Mentioned in a profile on the Chatsworth Sierra Canyon basketball team this month was a note that the star freshman player, 6-foot-8 Cody Riley, is 16 years old. That provoked outrage from several readers.
“I find it laughable and unfortunately acceptable that we praise kids as freshmen when they are 16-, 17-year-old kids who have been held back,” one reader wrote.
Another reader said his son is a “true” freshman, having turned 14 in September, and that “it is high time that CIF imposed a role requiring that no seniors can be over 18 on Sept. 1 of their final school year unless there were legitimate academic reasons to hold the player back for one year.”
Another reader said, “A 16-year-old freshman? I was a fairly successful high school athlete, continued on at L.A. Valley and L.A. State [1952-55], but I was a 16-year-old junior.”
Sorry to break the news to those who haven’t been following trends, but parents have been electing to delay entrance into kindergarten for a son or daughter or have them repeat a grade for years, either because of the desire to have them enter high school with more maturity, be a little taller, be academically more sound or yes, be better prepared to succeed athletically.
My earliest recollection of an “older” sophomore was almost 40 years ago. His name: John Elway. He entered Granada Hills High in 1976 as a 16-year-old sophomore and graduated days from being a 19-year-old.
The difference, though, is that “holdbacks” have reached levels unseen from 20 years ago, especially in high school basketball.
Dinos Trigonis, a longtime basketball travel coach, said, “You’re finding being held back is becoming the norm. It’s something going on for years, but more than ever you’re finding people dangerously close to the 20-year-old line.”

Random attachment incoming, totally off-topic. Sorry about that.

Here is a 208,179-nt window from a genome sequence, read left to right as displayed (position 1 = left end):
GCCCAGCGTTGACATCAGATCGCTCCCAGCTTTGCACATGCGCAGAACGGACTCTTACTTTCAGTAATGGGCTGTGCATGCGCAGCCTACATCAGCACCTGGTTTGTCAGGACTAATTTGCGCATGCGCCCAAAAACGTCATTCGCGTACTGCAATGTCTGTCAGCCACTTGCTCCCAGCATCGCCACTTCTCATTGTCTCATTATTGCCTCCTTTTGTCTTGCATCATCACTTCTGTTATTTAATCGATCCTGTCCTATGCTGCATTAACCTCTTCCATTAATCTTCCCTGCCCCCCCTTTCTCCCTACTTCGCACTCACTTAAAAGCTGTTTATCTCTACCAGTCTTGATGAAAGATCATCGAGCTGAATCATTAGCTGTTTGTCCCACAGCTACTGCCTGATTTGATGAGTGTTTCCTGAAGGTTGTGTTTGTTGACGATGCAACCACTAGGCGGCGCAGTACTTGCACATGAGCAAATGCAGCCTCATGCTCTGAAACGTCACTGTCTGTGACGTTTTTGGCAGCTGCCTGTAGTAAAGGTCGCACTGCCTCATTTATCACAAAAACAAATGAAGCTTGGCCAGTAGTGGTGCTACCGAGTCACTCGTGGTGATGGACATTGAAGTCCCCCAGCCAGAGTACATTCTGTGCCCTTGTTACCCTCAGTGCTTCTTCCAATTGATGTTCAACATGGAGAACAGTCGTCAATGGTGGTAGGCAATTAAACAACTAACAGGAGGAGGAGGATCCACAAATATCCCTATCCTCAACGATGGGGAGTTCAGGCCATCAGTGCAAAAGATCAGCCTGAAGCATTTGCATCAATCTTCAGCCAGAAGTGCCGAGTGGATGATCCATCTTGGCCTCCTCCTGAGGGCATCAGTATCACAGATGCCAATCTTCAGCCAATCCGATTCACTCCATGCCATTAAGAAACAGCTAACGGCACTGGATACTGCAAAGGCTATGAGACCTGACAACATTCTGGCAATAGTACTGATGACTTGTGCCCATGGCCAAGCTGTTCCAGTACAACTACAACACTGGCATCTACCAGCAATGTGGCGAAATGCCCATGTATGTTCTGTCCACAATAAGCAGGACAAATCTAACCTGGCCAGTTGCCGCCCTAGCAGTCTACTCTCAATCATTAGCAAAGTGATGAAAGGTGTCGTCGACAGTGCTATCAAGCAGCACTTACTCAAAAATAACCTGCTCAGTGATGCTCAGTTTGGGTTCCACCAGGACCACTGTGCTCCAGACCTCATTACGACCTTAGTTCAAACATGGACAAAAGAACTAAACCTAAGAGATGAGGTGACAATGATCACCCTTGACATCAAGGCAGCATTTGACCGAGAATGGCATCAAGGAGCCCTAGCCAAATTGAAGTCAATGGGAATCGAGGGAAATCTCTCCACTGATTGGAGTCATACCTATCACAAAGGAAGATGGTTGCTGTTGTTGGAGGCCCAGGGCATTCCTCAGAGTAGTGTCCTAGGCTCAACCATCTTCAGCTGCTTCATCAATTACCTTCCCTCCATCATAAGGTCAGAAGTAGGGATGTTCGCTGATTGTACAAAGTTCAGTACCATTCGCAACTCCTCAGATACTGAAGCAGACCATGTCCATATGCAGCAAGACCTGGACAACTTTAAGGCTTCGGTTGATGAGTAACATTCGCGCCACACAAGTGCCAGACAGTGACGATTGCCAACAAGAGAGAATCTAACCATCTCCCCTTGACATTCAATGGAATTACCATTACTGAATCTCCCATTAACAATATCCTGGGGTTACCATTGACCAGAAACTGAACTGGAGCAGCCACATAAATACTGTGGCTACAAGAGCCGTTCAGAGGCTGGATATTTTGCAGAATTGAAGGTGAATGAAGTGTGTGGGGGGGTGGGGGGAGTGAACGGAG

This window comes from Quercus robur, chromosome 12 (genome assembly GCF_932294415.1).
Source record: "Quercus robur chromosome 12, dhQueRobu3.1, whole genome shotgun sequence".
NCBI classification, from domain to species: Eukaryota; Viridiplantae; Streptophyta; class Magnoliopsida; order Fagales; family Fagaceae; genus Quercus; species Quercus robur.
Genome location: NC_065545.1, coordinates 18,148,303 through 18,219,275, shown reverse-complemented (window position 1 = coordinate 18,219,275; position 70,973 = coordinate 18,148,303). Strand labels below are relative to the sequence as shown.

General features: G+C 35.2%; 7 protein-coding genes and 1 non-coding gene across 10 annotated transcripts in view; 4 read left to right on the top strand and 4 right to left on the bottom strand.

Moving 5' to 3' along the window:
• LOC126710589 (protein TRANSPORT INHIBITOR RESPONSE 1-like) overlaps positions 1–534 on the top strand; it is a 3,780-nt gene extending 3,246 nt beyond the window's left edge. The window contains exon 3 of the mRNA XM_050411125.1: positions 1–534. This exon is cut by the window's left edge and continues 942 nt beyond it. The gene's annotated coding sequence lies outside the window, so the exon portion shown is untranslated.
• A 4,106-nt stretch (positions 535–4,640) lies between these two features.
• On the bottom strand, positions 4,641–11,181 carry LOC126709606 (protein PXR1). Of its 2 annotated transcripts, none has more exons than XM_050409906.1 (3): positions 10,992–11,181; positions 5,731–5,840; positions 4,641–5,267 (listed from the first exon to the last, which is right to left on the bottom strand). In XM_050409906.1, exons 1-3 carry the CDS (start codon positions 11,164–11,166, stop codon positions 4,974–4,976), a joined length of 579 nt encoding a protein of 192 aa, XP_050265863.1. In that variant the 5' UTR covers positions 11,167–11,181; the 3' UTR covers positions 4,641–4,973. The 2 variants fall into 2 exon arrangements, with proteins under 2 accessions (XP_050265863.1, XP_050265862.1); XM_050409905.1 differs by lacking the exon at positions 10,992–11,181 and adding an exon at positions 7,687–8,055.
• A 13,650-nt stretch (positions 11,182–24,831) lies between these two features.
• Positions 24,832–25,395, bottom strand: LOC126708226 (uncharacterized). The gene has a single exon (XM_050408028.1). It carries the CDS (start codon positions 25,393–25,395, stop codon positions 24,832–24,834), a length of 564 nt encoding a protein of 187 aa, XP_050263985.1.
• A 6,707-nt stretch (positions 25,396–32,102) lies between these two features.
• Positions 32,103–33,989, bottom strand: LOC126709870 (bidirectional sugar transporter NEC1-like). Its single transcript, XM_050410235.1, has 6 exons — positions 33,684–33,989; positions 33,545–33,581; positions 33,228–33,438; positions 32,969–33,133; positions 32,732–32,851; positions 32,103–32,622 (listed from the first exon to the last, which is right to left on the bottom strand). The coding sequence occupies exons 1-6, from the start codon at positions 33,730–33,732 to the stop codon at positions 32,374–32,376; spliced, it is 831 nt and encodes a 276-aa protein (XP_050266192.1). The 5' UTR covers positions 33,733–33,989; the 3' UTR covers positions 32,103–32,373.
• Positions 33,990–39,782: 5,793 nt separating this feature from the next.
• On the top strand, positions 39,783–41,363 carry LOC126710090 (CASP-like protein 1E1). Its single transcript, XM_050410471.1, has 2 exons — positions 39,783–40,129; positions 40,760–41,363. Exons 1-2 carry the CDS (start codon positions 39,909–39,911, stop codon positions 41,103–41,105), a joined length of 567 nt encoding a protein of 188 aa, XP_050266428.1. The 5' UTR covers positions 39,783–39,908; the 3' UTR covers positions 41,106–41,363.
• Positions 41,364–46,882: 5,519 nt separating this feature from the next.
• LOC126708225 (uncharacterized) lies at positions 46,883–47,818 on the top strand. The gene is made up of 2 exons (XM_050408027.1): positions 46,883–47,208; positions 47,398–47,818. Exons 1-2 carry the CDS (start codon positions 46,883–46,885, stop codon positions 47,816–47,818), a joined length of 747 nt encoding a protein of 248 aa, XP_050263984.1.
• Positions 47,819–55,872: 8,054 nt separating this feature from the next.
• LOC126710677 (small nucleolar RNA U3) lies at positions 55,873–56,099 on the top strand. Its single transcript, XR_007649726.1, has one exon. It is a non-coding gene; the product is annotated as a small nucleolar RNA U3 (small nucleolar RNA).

Under CIF rules, athletes can’t turn 19 before June 15 of their senior year to be eligible. There seems to be far more 19-year-old seniors than ever before.
Public schools in California don’t allow parents to have their children repeat a grade for athletic or social reasons, but lots of private schools don’t seem to have an issue with that and home schooling is another option.
College recruiters don’t shy away from recruiting “older” seniors. And USA Basketball lists the date of birth of its players on national team rosters, because proof of age is required for competing in FIBA international tournaments.
In Louisiana, the state athletic association has a rule: “Encouraging students or establishing an academic program that facilitates students who have successfully completed the academic requirements set forth for passing the sixth, seventh, or eighth grade level to repeat one or more of these grades for athletic purposes by a school administrator, an athletic director, a coach or anyone connected with the athletic program of an LHSAA school shall be prohibited.”
Sierra Canyon Coach Ty Nichols said it’s an advantage to have five years instead of four to develop as a player.
In the end, it comes down to parental choice on the matter, and these days, repeating a grade has become common in the sports scene.